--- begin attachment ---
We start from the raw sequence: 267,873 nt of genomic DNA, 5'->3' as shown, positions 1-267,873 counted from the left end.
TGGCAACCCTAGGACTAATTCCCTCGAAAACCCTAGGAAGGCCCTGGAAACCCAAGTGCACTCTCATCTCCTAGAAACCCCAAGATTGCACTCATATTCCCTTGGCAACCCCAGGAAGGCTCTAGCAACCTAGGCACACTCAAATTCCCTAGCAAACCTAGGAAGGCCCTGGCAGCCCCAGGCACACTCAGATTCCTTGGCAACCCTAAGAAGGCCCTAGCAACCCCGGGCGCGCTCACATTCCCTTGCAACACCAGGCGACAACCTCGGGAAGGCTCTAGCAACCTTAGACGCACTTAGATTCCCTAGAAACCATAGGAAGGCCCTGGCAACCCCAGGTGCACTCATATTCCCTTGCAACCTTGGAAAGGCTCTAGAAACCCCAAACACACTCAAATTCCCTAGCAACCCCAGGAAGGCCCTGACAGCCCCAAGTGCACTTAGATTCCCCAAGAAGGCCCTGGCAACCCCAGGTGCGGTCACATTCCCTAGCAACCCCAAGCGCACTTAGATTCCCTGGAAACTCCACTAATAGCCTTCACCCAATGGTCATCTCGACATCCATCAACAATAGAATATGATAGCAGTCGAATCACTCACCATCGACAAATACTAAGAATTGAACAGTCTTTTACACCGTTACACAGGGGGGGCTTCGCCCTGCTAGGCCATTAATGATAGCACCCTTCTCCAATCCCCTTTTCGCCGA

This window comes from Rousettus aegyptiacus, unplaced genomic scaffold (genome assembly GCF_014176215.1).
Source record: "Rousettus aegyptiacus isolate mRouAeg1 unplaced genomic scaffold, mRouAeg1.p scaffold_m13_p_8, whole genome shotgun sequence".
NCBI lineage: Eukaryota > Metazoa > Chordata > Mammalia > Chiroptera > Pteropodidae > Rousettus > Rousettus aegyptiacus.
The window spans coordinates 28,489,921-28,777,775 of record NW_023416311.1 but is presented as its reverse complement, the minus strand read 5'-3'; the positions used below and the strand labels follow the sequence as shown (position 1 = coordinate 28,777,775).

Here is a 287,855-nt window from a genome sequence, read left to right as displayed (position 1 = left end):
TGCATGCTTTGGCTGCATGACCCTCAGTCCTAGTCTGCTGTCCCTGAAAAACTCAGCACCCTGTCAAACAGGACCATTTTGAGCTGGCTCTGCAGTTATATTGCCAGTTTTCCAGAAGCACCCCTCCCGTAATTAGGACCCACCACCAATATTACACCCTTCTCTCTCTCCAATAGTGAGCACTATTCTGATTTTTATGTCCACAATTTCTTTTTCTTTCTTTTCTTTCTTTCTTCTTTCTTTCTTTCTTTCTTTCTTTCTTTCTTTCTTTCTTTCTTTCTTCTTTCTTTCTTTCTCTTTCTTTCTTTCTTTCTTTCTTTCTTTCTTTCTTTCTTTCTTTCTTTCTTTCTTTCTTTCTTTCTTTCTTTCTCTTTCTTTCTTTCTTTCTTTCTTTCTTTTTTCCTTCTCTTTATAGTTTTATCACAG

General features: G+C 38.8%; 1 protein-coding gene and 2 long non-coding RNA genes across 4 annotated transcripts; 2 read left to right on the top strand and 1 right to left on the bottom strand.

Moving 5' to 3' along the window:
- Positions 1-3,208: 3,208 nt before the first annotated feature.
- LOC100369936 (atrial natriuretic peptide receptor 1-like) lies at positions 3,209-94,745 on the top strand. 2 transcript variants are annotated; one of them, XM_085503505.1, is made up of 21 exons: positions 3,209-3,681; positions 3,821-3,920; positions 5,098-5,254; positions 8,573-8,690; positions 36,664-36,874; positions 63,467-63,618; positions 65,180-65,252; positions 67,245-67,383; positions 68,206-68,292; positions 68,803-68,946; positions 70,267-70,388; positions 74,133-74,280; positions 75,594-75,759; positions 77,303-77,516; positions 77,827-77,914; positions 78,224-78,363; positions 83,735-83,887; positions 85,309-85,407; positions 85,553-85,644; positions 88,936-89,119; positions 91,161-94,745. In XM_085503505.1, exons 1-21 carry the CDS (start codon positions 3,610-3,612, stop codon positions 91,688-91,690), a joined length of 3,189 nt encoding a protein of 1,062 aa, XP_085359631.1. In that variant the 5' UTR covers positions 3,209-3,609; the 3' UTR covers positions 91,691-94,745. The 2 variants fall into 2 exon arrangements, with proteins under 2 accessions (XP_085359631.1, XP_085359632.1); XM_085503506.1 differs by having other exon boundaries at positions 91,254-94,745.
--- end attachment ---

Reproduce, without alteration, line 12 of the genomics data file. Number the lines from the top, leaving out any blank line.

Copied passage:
- LOC100369936 (atrial natriuretic peptide receptor 1-like) lies at positions 3,209-94,745 on the top strand. 2 transcript variants are annotated; one of them, XM_085503505.1, is made up of 21 exons: positions 3,209-3,681; positions 3,821-3,920; positions 5,098-5,254; positions 8,573-8,690; positions 36,664-36,874; positions 63,467-63,618; positions 65,180-65,252; positions 67,245-67,383; positions 68,206-68,292; positions 68,803-68,946; positions 70,267-70,388; positions 74,133-74,280; positions 75,594-75,759; positions 77,303-77,516; positions 77,827-77,914; positions 78,224-78,363; positions 83,735-83,887; positions 85,309-85,407; positions 85,553-85,644; positions 88,936-89,119; positions 91,161-94,745. In XM_085503505.1, exons 1-21 carry the CDS (start codon positions 3,610-3,612, stop codon positions 91,688-91,690), a joined length of 3,189 nt encoding a protein of 1,062 aa, XP_085359631.1. In that variant the 5' UTR covers positions 3,209-3,609; the 3' UTR covers positions 91,691-94,745. The 2 variants fall into 2 exon arrangements, with proteins under 2 accessions (XP_085359631.1, XP_085359632.1); XM_085503506.1 differs by having other exon boundaries at positions 91,254-94,745.